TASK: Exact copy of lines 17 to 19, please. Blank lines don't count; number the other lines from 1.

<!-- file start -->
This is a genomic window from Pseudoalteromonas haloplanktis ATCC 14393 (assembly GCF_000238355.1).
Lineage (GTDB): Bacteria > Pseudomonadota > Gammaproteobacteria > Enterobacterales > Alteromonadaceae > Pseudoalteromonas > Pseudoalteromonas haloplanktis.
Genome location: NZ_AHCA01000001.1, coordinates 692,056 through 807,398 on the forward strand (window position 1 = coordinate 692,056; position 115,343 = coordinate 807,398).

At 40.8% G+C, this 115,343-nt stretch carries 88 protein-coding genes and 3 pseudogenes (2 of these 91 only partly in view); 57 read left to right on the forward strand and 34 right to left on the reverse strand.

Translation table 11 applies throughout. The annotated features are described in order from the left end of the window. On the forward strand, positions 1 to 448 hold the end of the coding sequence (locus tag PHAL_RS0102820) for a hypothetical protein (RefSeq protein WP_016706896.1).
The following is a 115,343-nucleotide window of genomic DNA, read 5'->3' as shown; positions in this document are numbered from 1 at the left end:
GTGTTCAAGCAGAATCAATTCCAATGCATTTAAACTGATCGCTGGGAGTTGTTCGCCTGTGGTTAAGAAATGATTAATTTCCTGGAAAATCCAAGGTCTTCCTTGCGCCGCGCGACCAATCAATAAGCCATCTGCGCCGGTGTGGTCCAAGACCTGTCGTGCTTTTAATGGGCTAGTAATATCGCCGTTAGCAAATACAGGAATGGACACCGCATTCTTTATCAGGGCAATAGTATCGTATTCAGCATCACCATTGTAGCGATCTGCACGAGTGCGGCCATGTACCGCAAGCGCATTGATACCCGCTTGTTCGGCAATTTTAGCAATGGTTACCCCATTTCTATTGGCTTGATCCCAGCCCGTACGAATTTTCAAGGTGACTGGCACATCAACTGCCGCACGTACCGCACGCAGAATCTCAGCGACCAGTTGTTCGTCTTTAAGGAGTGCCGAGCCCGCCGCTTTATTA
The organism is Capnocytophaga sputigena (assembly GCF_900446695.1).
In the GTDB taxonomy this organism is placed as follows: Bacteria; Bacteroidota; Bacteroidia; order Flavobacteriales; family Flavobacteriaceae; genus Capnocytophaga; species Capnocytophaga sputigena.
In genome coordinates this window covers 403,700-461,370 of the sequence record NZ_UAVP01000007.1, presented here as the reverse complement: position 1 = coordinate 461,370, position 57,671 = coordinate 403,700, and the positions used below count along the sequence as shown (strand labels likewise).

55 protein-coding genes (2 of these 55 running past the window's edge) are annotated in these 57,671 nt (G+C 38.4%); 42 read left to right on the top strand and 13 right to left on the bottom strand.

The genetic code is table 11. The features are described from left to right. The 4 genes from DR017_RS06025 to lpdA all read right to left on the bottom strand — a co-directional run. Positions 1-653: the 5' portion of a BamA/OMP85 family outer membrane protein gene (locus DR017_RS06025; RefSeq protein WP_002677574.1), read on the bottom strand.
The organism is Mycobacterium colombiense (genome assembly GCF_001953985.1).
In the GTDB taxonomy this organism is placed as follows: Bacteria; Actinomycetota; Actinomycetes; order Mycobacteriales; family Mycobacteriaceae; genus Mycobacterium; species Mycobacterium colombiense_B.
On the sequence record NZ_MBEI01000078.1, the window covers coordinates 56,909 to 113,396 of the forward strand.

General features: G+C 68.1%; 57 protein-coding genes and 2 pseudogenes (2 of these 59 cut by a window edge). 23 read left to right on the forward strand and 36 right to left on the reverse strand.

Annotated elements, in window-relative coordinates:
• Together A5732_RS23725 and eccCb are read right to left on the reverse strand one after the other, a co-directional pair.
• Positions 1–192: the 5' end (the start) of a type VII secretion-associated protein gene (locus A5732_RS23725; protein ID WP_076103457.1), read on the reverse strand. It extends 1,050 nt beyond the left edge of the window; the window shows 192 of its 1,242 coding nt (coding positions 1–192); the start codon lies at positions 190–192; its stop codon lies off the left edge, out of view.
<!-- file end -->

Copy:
Annotated elements, in window-relative coordinates:
• Together A5732_RS23725 and eccCb are read right to left on the reverse strand one after the other, a co-directional pair.
• Positions 1–192: the 5' end (the start) of a type VII secretion-associated protein gene (locus A5732_RS23725; protein ID WP_076103457.1), read on the reverse strand. It extends 1,050 nt beyond the left edge of the window; the window shows 192 of its 1,242 coding nt (coding positions 1–192); the start codon lies at positions 190–192; its stop codon lies off the left edge, out of view.